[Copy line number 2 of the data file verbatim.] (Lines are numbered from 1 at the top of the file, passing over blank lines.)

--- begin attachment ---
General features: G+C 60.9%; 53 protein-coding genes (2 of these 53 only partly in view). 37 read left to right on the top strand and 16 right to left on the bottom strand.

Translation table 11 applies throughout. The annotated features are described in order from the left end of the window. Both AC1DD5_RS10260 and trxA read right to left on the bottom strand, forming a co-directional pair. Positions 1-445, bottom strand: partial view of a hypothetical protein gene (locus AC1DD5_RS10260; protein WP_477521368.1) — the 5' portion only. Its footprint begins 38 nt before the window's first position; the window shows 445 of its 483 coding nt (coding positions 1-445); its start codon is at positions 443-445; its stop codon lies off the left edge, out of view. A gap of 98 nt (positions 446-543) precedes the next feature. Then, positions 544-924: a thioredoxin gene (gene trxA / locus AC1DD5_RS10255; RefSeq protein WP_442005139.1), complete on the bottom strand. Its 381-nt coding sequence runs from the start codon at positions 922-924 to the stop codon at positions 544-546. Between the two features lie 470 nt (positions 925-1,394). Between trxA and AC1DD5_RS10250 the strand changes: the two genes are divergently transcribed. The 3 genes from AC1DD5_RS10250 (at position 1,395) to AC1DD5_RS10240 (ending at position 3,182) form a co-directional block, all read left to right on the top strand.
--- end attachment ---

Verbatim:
Translation table 11 applies throughout. The annotated features are described in order from the left end of the window. Both AC1DD5_RS10260 and trxA read right to left on the bottom strand, forming a co-directional pair. Positions 1-445, bottom strand: partial view of a hypothetical protein gene (locus AC1DD5_RS10260; protein WP_477521368.1) — the 5' portion only. Its footprint begins 38 nt before the window's first position; the window shows 445 of its 483 coding nt (coding positions 1-445); its start codon is at positions 443-445; its stop codon lies off the left edge, out of view. A gap of 98 nt (positions 446-543) precedes the next feature. Then, positions 544-924: a thioredoxin gene (gene trxA / locus AC1DD5_RS10255; RefSeq protein WP_442005139.1), complete on the bottom strand. Its 381-nt coding sequence runs from the start codon at positions 922-924 to the stop codon at positions 544-546. Between the two features lie 470 nt (positions 925-1,394). Between trxA and AC1DD5_RS10250 the strand changes: the two genes are divergently transcribed. The 3 genes from AC1DD5_RS10250 (at position 1,395) to AC1DD5_RS10240 (ending at position 3,182) form a co-directional block, all read left to right on the top strand.